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variety such a scene would display! Here, a storm would be raging, the thunder bursting, the waters boiling, and rain, and foam, and fire, all mingling together; and there, next to this scene of magnificent confusion, we should see the bright blue waves glittering in the sun, and, while the brisk breezes flew over them, clapping their hands for very gladness; for they do clap their hands, and justify, by the life and almost individual animation which they exhibit, that remarkable figure of the Psalmist. Here, again, on this self-same ocean, we should behold large tracts, where there was neither tempest breeze, but a dead calm, breathless, noiseless, and, were it not for the swell of the sea, which never rests, motionless. Here, we should see a cluster of green islands, set like jewels in the midst of its bosom; and there, we should see the broad shoals and gray rocks, fretting the billows, and threatening the mariner.

“ There go the ships,” the white-robed ships; some on this course, and others on the opposite one; some just approaching the shore, and some just leaving it; some in fleets, and others in solitude; some swinging lazily in a calm, and some driven and tossed, and perhaps overwhelmed, by the storm; some for traffic, and some for state; some in peace, and others, alas, in

Nor are the ships of man the only travelers whom we shall perceive on this mighty map of the ocean. Flocks of sea-birds are passing and repassing, diving for their food, or for pastime, migrating from shore to shore with unwearied wing and undeviating instinct, or wheeling and swarming round the rocks, which they make alive and vocal by their numbers and their clanging cries.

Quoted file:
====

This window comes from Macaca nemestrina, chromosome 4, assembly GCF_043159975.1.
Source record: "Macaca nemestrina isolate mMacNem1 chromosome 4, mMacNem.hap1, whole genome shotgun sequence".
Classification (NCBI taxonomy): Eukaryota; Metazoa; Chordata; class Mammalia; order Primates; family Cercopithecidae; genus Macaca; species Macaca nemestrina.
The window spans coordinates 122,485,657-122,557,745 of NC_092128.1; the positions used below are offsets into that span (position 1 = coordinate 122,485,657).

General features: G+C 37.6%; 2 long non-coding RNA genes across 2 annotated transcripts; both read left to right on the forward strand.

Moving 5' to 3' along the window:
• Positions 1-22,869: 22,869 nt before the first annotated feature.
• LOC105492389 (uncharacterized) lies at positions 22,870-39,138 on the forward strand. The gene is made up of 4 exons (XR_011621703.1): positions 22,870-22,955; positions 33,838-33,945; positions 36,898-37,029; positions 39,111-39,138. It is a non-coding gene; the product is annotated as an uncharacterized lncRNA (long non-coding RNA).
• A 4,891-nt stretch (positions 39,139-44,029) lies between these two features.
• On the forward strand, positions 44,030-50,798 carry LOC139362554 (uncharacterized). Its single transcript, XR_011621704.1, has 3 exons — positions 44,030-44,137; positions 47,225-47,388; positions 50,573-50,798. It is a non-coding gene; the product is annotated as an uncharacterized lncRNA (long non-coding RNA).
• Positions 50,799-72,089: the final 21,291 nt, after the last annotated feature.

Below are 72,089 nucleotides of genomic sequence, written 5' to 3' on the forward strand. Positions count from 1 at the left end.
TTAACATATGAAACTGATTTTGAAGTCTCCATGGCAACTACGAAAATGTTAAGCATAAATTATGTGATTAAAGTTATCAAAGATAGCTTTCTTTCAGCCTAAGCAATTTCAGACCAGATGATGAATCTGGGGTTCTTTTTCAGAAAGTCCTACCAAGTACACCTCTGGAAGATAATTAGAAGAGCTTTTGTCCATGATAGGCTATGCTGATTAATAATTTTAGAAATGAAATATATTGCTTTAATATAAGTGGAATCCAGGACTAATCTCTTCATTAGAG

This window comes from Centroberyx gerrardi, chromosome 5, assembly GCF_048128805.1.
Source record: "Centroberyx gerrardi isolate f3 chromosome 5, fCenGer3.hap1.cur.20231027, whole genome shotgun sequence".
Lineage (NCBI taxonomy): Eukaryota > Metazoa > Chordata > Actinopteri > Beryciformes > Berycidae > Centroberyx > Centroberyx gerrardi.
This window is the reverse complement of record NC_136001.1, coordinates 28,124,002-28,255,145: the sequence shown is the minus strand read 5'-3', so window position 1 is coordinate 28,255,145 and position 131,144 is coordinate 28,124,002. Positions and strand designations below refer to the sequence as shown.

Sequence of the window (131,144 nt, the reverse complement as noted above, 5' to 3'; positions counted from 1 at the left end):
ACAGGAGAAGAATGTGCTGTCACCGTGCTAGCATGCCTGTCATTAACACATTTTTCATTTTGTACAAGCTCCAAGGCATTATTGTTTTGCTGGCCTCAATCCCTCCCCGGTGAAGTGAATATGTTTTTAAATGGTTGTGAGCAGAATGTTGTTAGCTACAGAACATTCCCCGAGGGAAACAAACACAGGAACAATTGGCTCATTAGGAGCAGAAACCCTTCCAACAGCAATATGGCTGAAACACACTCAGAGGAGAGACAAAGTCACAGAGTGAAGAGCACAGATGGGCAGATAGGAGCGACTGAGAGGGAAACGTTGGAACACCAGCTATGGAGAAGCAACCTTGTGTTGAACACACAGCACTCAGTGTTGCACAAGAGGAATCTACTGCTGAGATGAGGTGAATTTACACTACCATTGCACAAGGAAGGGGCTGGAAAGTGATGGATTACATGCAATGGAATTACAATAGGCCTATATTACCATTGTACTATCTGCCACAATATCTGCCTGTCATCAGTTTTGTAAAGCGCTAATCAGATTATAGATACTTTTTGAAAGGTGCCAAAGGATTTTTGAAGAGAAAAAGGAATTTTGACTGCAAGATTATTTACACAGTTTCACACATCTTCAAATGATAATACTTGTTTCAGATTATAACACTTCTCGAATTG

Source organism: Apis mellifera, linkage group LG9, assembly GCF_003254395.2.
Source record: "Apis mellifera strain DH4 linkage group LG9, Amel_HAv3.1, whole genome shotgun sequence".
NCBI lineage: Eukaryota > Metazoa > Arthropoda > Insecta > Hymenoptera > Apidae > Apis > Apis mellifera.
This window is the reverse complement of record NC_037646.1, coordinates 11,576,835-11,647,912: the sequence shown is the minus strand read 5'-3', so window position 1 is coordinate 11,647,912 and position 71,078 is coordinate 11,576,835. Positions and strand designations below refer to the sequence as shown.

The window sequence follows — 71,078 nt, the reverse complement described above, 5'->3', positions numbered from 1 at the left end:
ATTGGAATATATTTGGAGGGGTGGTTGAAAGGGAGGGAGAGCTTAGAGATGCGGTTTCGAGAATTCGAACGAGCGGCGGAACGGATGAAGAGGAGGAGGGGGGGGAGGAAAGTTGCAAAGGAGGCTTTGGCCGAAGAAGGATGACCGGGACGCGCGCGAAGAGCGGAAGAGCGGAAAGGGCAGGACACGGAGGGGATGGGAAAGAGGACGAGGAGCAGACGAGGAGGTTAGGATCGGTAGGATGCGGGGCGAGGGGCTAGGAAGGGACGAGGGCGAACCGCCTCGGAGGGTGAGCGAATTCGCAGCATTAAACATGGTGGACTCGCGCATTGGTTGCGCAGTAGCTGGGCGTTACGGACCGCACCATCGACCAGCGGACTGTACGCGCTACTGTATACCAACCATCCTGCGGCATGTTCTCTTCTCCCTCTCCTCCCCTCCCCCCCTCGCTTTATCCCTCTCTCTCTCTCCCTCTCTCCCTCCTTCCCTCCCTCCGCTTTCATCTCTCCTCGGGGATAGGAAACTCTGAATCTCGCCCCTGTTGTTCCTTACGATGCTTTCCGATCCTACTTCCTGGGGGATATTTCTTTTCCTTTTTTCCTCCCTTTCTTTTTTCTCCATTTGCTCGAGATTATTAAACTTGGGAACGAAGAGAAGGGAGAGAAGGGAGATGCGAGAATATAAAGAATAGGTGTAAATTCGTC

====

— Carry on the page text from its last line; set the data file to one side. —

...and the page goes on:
“ The sea is his, and he made it.” And when he made it, he ordained, that it should be the element and dwelling-place of multitudes of living beings, and the treasury of many riches. How populous, and wealthy, and bounteous are the depths of the sea! How many are the tribes which find in them abundant sustenance, and furnish abundant sustenance to man! In all its life, its variety and beauty, its sublimity and majesty, “ the sea is his, and he made it."

GREENWOOD.

war.

LESSON CVI.

(Elliptical.)*

THE BEAUTIES OF NATURE.

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Nature.
Dear Nature is the kindest mother still,
Though always changing, in her aspect, mild:

From her bare bosom let me take my fill,
Her never-weaned, though not her favorite

.). Oh, she is (.. ) in her features wild, Where nothing polished dares pollute her path :

To me by day or night she ever smiled, Though I have (. ) her when none other hath, And sought her more and more, and loved her best in wrath.

BYRON. Wondrous, 0, Nature! is thy sovereign power, That gives to horror hours of ( ... ) mirth ;

For here might Beauty build her summer bower. Lo! where yon rainbow spans the ( ... ) earth,

And, clothed in glory, through a silent shower, The (

) sun comes forth, a godlike birth; While 'neath his loving eye, the gentle lake Lies like a sleeping child, too blest to ( . ).

WILSON. Light. Hail, (

) light! offspring of heaven, first-born, Or of the Eternal co-eternal beam, May I express thee unblamed ? Since God is light, And never but in unapproached light Dwelt from eternity ; dwelt then in thee, Bright effluence of bright essence uncreate ! Or hearest thou rather ? pure ethereal stream, Whose fountain who shall tell ! Before the sun, Before the heavens, thou wert, and at the voice Of God, as with a (